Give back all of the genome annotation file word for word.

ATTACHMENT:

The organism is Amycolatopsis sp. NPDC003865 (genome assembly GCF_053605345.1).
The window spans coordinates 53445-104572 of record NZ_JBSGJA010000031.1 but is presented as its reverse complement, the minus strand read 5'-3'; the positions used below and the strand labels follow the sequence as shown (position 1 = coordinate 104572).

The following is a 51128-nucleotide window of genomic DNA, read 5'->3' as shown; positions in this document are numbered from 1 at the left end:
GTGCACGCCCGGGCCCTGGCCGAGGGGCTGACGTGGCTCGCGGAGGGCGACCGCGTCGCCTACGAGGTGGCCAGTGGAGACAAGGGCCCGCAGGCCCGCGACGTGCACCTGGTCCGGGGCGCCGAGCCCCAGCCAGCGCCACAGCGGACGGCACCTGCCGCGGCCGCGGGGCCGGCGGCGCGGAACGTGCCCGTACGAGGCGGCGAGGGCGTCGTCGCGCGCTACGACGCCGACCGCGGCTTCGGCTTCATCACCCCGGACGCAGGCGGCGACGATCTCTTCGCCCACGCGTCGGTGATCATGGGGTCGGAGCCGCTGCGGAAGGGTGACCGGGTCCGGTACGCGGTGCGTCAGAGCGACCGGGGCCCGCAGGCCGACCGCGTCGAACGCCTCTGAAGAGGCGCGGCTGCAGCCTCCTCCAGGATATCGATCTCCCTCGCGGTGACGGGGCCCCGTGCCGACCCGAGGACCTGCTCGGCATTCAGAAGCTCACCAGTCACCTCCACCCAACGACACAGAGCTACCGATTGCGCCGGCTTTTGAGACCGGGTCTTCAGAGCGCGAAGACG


The organism is Amycolatopsis sp. NPDC003865 (genome assembly GCF_053605345.1).
The window spans coordinates 53445-104572 of record NZ_JBSGJA010000031.1 but is presented as its reverse complement, the minus strand read 5'-3'; the positions used below and the strand labels follow the sequence as shown (position 1 = coordinate 104572).

The following is a 51128-nucleotide window of genomic DNA, read 5'->3' as shown; positions in this document are numbered from 1 at the left end:
GTGCACGCCCGGGCCCTGGCCGAGGGGCTGACGTGGCTCGCGGAGGGCGACCGCGTCGCCTACGAGGTGGCCAGTGGAGACAAGGGCCCGCAGGCCCGCGACGTGCACCTGGTCCGGGGCGCCGAGCCCCAGCCAGCGCCACAGCGGACGGCACCTGCCGCGGCCGCGGGGCCGGCGGCGCGGAACGTGCCCGTACGAGGCGGCGAGGGCGTCGTCGCGCGCTACGACGCCGACCGCGGCTTCGGCTTCATCACCCCGGACGCAGGCGGCGACGATCTCTTCGCCCACGCGTCGGTGATCATGGGGTCGGAGCCGCTGCGGAAGGGTGACCGGGTCCGGTACGCGGTGCGTCAGAGCGACCGGGGCCCGCAGGCCGACCGCGTCGAACGCCTCTGAAGAGGCGCGGCTGCAGCCTCCTCCAGGATATCGATCTCCCTCGCGGTGACGGGGCCCCGTGCCGACCCGAGGACCTGCTCGGCATTCAGAAGCTCACCAGTCACCTCCACCCAACGACACAGAGCTACCGATTGCGCCGGCTTTTGAGACCGGGTCTTCAGAGCGCGAAGACG